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Maybe this year: Juvenile justice reformers’ hopes high for ‘Raise the Age’ bill

Optimism does not come cheaply for veterans of the longstanding effort to broaden the remit of North Carolina’s juvenile justice system to include 16- and 17-year olds accused of all but the most serious crimes. But supporters of a bill filed in the General Assembly March 8 believe that compromises included in this year’s “Raise the Age” legislation have satisfied all the key stakeholders needed to finally push major reform past the finish line.

North Carolina is the only state in the country where all criminal charges against 16- and 17-year olds, even for the most minor offenses, are handled in the adult justice system.

A robust body of empirical evidence, based on the experiences of states that have passed similar legislation, suggest that moving such offenders to the juvenile system would reduce recidivism and in the long term save the state money and improve future economic outcomes for young offenders.

Those benefits, however, will take years to manifest, while expanding the juvenile justice system will impose tens of millions in up-front costs—handling cases in the juvenile justice system is vastly more resource-intensive than handling them in district court. Previous efforts to raise the age consistently ran aground, in no small part due to objections from law enforcement and district attorneys, who complained that previous bills provided no funding to help implement the proposed changes.

Supporters assembled to announce the filing of House Bill 280, titled the Juvenile Justice Reinvestment Act, say that it addresses these concerns, and they believe the bill will succeed where past efforts have failed. The language of the bill reflects recommendations published in November by the North Carolina Commission on the Administration of Law and Justice, which was convened by Chief Justice Mark Martin in 2015 and worked to bring all the major players on board.

This bill is one for the ages

House Bill 280 would expand juvenile court jurisdiction to include 16- and 17-year old defendants. In another important compromise intended to win the support of the state’s district attorneys, young offenders accused of Class A through E felonies—violent crimes, essentially—would be automatically transferred to superior court. For those accused of less serious felonies, prosecutors may request that the judge transfer the defendant to superior court, while misdemeanors would be handled exclusively in the juvenile courts. (The bill would not affect traffic violations.)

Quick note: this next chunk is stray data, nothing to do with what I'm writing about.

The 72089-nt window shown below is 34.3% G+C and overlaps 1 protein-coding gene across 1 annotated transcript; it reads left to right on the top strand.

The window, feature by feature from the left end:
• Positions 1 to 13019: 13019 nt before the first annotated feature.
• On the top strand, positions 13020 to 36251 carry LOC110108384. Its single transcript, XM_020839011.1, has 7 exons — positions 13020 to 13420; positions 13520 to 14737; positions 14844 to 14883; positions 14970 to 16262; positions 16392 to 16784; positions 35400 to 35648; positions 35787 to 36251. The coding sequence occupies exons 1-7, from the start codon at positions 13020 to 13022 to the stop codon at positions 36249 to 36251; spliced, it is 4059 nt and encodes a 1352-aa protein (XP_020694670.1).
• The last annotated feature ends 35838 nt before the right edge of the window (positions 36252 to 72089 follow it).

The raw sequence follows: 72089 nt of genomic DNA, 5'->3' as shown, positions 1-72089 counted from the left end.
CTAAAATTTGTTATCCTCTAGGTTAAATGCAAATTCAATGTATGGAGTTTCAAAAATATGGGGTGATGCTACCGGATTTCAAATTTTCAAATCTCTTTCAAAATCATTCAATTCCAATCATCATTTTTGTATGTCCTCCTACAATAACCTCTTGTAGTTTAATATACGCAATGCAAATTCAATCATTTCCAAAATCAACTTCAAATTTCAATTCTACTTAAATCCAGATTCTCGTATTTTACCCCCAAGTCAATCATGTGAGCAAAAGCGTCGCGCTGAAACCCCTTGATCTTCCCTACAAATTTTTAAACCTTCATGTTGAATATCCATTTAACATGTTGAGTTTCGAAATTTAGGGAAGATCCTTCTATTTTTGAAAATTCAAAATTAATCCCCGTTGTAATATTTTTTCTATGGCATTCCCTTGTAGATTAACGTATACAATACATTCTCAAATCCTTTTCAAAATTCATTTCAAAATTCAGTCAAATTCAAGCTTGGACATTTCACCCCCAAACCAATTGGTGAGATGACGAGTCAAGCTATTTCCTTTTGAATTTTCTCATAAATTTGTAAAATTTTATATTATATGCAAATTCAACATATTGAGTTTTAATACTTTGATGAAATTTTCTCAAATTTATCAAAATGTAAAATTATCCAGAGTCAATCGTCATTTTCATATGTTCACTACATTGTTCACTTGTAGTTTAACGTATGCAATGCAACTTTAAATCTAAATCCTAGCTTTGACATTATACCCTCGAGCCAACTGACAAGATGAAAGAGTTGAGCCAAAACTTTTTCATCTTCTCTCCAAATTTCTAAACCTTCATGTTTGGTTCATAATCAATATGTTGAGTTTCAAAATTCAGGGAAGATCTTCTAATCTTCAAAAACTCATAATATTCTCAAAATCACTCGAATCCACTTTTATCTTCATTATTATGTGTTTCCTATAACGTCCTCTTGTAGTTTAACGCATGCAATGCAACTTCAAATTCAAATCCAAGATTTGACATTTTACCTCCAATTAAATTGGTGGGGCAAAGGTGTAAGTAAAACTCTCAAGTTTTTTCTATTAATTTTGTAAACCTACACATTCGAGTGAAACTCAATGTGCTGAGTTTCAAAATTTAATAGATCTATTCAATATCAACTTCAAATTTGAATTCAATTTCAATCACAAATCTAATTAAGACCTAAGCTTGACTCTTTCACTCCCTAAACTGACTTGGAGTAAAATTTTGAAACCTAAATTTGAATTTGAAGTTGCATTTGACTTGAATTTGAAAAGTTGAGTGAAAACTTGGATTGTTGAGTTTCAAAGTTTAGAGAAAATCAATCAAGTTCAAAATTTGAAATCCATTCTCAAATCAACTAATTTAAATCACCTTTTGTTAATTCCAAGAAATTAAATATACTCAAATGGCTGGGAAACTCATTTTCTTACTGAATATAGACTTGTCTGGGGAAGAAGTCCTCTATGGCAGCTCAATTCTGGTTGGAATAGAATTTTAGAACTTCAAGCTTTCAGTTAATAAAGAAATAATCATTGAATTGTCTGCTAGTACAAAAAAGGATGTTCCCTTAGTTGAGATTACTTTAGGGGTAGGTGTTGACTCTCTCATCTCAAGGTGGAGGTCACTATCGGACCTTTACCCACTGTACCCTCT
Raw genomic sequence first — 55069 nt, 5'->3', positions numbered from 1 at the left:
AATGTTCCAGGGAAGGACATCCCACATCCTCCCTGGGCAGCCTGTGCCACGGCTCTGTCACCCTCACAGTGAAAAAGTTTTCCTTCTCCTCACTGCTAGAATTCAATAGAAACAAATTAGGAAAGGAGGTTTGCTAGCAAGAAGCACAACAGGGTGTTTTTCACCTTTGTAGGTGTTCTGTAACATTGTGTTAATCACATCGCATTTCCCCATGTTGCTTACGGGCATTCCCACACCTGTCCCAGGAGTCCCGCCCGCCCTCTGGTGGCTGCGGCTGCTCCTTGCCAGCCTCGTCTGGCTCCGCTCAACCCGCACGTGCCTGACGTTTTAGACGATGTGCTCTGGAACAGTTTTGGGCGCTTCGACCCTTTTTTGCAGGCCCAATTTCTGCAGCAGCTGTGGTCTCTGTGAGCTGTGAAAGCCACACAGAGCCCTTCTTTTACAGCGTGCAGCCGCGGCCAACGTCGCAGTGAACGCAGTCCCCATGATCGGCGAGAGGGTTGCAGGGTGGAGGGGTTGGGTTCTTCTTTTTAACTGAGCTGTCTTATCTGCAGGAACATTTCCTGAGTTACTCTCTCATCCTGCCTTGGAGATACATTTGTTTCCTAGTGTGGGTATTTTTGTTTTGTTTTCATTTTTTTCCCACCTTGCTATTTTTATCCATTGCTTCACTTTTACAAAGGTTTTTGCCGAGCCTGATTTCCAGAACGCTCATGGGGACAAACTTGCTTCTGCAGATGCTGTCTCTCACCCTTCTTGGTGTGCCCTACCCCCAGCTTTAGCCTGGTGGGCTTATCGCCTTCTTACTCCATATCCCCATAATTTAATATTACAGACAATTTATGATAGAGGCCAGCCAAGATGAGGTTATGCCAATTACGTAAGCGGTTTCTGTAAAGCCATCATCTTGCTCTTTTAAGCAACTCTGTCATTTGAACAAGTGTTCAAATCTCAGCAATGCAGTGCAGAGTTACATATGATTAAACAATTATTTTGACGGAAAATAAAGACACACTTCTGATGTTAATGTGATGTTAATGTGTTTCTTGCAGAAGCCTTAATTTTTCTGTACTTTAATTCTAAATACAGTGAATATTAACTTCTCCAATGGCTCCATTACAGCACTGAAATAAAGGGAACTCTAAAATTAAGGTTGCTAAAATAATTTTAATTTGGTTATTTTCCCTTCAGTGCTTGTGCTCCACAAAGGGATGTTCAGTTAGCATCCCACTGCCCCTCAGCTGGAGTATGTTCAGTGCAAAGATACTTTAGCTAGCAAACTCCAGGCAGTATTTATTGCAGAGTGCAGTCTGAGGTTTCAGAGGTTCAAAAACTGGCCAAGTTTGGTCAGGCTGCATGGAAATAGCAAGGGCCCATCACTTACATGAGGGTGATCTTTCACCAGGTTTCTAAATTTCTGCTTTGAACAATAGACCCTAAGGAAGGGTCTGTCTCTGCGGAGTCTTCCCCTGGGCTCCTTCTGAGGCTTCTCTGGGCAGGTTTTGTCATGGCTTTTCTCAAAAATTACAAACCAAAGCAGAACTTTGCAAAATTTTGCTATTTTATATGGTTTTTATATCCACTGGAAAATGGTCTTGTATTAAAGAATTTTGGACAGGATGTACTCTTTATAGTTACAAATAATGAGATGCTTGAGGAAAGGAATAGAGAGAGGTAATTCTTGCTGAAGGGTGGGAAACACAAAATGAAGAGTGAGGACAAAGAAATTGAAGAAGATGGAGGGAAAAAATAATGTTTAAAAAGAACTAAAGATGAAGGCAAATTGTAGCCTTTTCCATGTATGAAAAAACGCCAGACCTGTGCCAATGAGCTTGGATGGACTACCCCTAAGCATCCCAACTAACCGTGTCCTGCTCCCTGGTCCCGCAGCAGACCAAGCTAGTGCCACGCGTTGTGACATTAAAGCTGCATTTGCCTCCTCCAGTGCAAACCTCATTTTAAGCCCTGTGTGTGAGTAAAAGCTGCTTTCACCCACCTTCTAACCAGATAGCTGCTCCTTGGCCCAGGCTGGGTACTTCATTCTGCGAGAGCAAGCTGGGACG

The NCCALJ’s recommendations noted that of all 16- and 17-year olds convicted of crimes in 2014, only 3.3 percent were convicted of Class A-E felonies, while 16.3 were convicted of lesser felonies. The remaining 80.4 percent were misdemeanor convictions.

Judge Marion Warren, director of the North Carolina Administrative Office of the Court and a former prosecutor, said at the press conference announcing the bill’s filing that many adults in the state remain held back by the collateral consequences of convictions for offenses that occurred when they were teenagers, and that raising the age for juvenile offenses would help people lead productive lives.

“When you have someone that commits an offense that you see is from the sheer folly of youth, that offense carries with them the rest of their lives,” Warren said. “We put an albatross, a millstone around the neck of our state when we give these people an adult conviction.”

Closing the school-to-prison pipeline

In its report, the NCCALJ made clear that its recommendation was contingent on the legislature providing full funding to implement the changes. Representatives for the North Carolina Sheriff’s Association and the North Carolina Conference of District Attorneys, both of which had opposed previous Raise the Age legislation, emphasized that their support was wholly conditional on the money materializing.